Are you approaching the end of your third trimester and officially ready to have your baby any day now?! You may be feeling all the feels right now but the good news is that there is so much you can do to prepare your mind and body to feel as in control as possible when it comes time to welcome your baby into the world!
TLM knows you have been working hard on gaining strength and connection to your pelvic floor throughout your entire pregnancy and now it is nearing the time to put your breathing techniques and movement prep to work.
Let’s talk the push breath!
During delivery, utilizing breathing techniques can help you relax and focus. It can also help you center yourself and make sure you don’t breath in a way that can make labor and delivery more difficult.
The push breath allows you to disconnect your pelvic floor from your core to help the pelvic floor muscles fully relax during labor and delivery. Yes, this is the opposite of what we have taught you throughout your pregnancy with the diaphragmatic breath. Coming into labor, the diaphragmatic breath has already strengthened your core and pelvic floor to be able to adapt and carry the weight of your baby and now is it time to use that awareness, connection and strength you’ve obtained to push your baby out!
While in a seated position aligned with your ribs over your hips, place one hand on your rib cage and the other on your lower stomach. Start your breath as you would your normal diaphragmatic breath. Inhale past your chest, into 360 degrees of your diaphragm, let your lower stomach soften and finally your pelvic floor relaxes. This is where the push breath comes in…continue the relaxation and softening of your pelvic floor through your exhalation while you engage your TVA muscles (corset muscles) to help lead your baby down the birth canal. In simpler terms, as you engage your deep core muscles on your exhale, relax and lengthen your pelvic floor muscles in turn opening your vaginal walls.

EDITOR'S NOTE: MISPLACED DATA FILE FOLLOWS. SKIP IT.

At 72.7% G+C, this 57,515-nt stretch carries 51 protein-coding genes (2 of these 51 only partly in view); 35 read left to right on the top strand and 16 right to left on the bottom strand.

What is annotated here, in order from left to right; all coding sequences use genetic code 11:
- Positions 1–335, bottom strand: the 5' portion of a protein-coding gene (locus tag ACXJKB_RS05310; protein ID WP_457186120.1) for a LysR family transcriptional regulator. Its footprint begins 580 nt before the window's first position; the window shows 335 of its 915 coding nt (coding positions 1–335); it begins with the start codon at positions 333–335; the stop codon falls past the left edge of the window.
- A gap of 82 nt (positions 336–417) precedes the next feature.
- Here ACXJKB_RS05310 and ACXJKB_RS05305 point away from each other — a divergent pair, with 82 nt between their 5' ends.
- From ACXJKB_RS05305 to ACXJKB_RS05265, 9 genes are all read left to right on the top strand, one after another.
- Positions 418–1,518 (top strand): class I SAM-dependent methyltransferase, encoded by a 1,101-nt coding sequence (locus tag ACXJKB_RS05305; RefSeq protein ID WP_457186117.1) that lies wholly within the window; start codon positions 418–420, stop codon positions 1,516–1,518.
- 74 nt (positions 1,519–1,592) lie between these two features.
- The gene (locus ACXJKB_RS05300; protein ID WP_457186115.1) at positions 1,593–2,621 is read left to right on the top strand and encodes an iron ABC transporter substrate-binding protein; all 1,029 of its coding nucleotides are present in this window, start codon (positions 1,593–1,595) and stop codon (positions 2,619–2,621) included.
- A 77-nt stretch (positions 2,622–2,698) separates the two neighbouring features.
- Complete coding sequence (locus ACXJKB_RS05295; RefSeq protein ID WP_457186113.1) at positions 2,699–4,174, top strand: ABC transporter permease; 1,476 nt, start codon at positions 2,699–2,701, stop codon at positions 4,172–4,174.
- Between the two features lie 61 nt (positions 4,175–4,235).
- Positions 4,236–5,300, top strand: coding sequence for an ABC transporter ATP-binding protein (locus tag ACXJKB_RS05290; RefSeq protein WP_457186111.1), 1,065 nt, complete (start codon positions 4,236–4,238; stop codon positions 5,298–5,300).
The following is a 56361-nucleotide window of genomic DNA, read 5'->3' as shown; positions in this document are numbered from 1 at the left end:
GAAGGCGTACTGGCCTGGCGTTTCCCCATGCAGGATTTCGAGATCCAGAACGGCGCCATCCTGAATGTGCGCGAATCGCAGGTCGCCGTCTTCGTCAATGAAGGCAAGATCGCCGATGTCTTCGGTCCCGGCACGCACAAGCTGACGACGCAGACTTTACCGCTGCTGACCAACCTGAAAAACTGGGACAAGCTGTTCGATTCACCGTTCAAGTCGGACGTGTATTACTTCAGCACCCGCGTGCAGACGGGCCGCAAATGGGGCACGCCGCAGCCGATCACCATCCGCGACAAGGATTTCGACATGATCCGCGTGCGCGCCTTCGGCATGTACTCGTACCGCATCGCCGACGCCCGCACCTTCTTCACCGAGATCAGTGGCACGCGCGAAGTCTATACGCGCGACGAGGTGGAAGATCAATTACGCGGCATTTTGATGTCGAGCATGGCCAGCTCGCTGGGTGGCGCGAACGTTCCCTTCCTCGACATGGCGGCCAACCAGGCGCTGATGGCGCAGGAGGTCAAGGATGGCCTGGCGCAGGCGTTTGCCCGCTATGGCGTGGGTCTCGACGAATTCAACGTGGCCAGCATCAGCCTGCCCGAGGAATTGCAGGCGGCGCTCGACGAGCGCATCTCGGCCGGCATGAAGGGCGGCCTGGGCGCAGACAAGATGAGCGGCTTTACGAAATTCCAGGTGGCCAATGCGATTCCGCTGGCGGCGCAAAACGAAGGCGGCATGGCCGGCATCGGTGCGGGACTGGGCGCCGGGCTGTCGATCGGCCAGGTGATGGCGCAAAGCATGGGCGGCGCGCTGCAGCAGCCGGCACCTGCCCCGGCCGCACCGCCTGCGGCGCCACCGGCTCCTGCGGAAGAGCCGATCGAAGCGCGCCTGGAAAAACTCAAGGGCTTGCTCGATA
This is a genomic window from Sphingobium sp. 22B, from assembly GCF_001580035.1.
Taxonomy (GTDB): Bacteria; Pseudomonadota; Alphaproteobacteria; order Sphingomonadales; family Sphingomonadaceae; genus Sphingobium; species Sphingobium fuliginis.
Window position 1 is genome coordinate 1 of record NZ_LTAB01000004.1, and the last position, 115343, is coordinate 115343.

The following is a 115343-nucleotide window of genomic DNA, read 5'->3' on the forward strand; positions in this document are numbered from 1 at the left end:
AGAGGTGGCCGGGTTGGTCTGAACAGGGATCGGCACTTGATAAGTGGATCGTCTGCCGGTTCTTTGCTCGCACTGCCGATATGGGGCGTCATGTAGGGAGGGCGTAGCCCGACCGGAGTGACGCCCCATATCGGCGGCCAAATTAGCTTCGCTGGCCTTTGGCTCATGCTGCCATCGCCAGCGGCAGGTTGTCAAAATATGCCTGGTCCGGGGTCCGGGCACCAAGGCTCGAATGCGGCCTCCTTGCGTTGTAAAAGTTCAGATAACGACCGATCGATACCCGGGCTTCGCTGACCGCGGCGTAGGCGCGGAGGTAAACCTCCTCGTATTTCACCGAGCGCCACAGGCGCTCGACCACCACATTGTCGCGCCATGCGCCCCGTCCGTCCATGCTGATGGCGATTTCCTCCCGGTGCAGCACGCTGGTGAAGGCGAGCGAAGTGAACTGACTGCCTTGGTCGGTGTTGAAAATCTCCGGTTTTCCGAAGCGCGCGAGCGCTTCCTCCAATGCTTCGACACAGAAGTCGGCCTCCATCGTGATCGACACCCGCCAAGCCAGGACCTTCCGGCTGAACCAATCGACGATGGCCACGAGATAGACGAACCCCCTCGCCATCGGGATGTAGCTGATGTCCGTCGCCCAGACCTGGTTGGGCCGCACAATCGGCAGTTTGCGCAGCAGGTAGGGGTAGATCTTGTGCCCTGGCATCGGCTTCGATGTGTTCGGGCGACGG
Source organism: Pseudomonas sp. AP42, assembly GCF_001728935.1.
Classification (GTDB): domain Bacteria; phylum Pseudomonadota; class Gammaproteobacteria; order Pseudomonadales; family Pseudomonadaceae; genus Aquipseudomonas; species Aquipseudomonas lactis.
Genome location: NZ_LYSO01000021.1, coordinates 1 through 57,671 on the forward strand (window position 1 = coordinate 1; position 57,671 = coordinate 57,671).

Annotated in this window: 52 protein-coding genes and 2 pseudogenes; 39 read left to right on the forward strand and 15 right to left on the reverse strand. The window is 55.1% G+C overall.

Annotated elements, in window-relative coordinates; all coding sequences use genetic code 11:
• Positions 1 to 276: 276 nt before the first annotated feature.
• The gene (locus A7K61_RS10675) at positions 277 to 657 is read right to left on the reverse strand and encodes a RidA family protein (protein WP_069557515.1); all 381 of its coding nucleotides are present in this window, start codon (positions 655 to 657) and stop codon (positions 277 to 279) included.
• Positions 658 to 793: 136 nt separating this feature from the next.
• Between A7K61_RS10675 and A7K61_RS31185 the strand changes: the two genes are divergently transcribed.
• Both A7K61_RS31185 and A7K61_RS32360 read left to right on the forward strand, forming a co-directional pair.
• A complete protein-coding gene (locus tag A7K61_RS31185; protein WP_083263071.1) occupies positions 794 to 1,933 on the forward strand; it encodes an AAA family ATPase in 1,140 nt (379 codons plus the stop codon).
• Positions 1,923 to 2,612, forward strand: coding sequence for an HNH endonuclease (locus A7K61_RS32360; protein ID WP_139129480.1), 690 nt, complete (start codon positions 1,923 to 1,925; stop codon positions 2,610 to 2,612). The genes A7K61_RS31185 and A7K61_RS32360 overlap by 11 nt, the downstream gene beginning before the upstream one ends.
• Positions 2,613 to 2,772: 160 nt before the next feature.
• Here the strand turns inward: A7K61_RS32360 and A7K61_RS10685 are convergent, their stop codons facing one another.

*We start to teach the push breath around your 36-week mark and can implement connecting to this breath while in a wall sit or even during a bowel movement.
Visualization of push breath:
Imagine your core 4 (diaphragm, TVA, multifidus and pelvic floor muscles) as a tube of toothpaste facing down toward the opening of your vagina. Upon your inhale start to use your breath and energy to push the toothpaste from the top of your diaphragmatic breath all the way down to where the tube cap is open for the paste to flow out. On exhalation continue to mindfully push the toothpaste down towards the cap opening until all of the paste flows out completely and equally!
The ability to control your mindset and breath during labor will be key to help move you through the many peaks and valleys of intensity.
Now let’s talk movement prep!
Here are some exercises that will help open up your hips and pelvis to help physically prep for labor when you are nearing full term.
Deep squat variations:
helps open up the pelvis
relaxes and lengthen the pelvic floor muscles
start w/ 30 seconds and slowly move up to 2 mins if it feel comfortable
Deep squats alternatives:
– increases pelvic floor and hip mobility without any worries of feeling pressure in a weight bearing exercise
– great positions for anyone with pelvic heaviness while squatting or prolapse concerns
-hold stretches for 45-60 sec
Labor and child birth is one of the most demanding experiences you may ever go through, both physically and emotionally. We hope these movement patterns and breathing technique help you gain the mental and physical empowerment you can tap into during the beautiful delivery of your baby.